At this stage of the horse's recovery, more than half of the initial wound is healed, with the repair resulting from both the various skin grafting procedures and normal closure along the edges of the damaged skin. Northstar will likely undergo a series of additional sheet graft surgeries to completely heal the wound. Multiple grafts are often required for extensive human burn injuries, as well.
"It's a slow process but even in the time we've been caring for him, he has made remarkable progress," said Hurcombe, a specialist in equine emergency and critical care. "From a welfare standpoint, his psychology is great and after what he's gone through, the fact that he is still so trusting of people is pretty amazing."
While he initially appeared to be a dark horse for recovery, Northstar persevered through weeks of daily cleansing and removal of dead and infected tissue followed by the application of antiseptics, honey, aloe and silver sulfadiazine cream, a common human burn treatment, to his damaged tissue.
In yet another application of human medicine in veterinary care, the team has treated Northstar with gabapentin (sold under the brand name Neurontin), a medication used for neuropathic pain in humans, to treat the severe itching and nerve-related pain that is typical in burn patients as they recover.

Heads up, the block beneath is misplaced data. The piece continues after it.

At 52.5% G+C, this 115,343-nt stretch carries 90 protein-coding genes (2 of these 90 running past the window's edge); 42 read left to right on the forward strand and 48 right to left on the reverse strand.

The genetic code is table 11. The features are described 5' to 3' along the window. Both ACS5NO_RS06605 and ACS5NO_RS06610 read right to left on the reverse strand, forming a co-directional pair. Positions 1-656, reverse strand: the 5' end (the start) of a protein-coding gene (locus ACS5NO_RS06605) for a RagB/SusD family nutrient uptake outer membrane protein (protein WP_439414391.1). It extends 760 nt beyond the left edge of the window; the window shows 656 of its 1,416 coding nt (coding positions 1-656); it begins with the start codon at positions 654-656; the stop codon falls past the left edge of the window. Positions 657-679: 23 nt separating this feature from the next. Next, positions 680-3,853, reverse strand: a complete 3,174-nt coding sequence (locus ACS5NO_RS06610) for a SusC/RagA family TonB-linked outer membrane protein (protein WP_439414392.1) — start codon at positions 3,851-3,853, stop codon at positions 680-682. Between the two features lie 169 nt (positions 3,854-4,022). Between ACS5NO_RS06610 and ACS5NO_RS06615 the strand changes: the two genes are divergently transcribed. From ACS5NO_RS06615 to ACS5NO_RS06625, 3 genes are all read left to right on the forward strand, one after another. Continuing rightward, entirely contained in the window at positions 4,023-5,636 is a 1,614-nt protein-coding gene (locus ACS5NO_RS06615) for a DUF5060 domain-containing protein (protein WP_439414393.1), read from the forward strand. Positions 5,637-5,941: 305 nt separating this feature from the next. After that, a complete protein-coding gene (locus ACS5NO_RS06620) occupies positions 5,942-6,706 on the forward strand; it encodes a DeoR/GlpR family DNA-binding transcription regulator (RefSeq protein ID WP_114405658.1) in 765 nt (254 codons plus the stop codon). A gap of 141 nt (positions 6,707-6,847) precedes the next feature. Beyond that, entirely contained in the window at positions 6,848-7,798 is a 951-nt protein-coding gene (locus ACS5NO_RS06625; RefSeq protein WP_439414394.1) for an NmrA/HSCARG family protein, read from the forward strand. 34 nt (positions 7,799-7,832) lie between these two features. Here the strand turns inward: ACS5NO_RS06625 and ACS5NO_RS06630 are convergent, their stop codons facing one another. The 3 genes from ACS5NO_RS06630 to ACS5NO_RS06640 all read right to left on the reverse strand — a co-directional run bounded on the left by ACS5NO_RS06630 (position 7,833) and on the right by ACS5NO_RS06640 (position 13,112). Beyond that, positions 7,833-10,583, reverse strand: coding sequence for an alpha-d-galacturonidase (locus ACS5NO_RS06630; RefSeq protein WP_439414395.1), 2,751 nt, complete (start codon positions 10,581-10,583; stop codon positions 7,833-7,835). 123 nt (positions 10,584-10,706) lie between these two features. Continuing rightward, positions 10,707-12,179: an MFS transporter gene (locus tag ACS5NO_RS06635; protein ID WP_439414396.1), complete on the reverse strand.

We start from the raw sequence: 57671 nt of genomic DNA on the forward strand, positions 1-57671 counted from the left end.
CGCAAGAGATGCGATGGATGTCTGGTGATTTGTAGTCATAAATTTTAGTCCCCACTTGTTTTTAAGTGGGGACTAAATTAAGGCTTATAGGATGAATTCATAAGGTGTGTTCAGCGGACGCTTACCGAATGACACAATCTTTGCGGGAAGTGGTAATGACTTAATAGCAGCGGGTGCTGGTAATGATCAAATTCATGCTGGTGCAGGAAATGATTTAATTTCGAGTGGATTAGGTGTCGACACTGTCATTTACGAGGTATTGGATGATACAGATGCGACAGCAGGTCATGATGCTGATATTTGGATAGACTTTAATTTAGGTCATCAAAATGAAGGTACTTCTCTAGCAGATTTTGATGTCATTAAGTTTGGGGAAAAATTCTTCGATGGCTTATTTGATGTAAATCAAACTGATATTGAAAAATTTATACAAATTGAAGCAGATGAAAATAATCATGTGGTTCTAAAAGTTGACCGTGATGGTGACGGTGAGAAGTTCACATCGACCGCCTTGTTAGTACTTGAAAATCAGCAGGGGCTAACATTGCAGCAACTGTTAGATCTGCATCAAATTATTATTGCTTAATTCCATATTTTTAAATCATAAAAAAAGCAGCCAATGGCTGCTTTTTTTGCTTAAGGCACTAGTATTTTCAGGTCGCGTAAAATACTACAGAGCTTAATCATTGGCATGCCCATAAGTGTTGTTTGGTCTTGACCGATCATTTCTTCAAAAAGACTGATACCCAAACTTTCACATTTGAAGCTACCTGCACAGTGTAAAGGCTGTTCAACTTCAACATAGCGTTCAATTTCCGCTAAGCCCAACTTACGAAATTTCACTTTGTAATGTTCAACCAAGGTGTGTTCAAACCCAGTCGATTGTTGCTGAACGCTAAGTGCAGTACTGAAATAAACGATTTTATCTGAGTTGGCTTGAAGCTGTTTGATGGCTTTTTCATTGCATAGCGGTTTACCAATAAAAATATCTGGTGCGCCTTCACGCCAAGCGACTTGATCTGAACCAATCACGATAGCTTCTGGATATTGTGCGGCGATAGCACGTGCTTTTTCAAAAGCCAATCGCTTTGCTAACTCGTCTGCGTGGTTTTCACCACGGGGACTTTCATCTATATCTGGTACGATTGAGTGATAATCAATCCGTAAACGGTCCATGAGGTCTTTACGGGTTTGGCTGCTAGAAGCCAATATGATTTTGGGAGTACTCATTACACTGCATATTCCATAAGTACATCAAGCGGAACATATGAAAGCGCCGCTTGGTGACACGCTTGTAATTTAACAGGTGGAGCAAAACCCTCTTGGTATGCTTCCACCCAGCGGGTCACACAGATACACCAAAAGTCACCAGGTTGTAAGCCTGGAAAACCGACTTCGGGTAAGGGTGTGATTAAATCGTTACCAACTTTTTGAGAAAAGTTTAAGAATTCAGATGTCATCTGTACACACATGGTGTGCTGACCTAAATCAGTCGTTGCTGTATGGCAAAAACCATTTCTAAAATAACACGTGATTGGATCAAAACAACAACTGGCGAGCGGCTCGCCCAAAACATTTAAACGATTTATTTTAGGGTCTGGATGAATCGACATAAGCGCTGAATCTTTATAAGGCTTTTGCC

Northstar, who turned 7 in January, is a "young, naughty boy" and would love nothing more than to toss himself to the ground and roll on his back to scratch that persistent itch, Hurcombe said. So the horse is gently tethered to keep him standing and he wears a cradle that immobilizes his neck several hours throughout the day. He is also covered in bandages and wears what is called a full-body "sleazy" covering that is typically seen on show horses.
The clinicians hope that Northstar will have a complete layer of skin coverage by his 8th birthday. The road ahead is a long one, both physicians acknowledge. The location of his back wound is a tricky one to treat because even with secure bandages from his neck to his tail, the horse anatomy in the location of the burn is such that Northstar's every movement slightly disturbs the grafted areas.
"His skin graft take is a little less than what I am used to in humans," Jones noted. "But as Dr. Hurcombe reminds me, considering his hospital bed is in a barn, he is doing very well.
"I view Northstar in the same way as I do any of my other patients. I just want him to get better and go on and live his life as a horse."
Northstar's owners live in northwestern Pennsylvania, where police have investigated the burning incident as a criminal case.
"All the owners want is for him to be happy, pain-free and able to live his life with his pasture mates," Hurcombe said. "He is bright and alert, he interacts with people and he can eat and drink and do all the things that a horse can normally do as far as function. And he has been telling us through his behaviors that he wants to live. "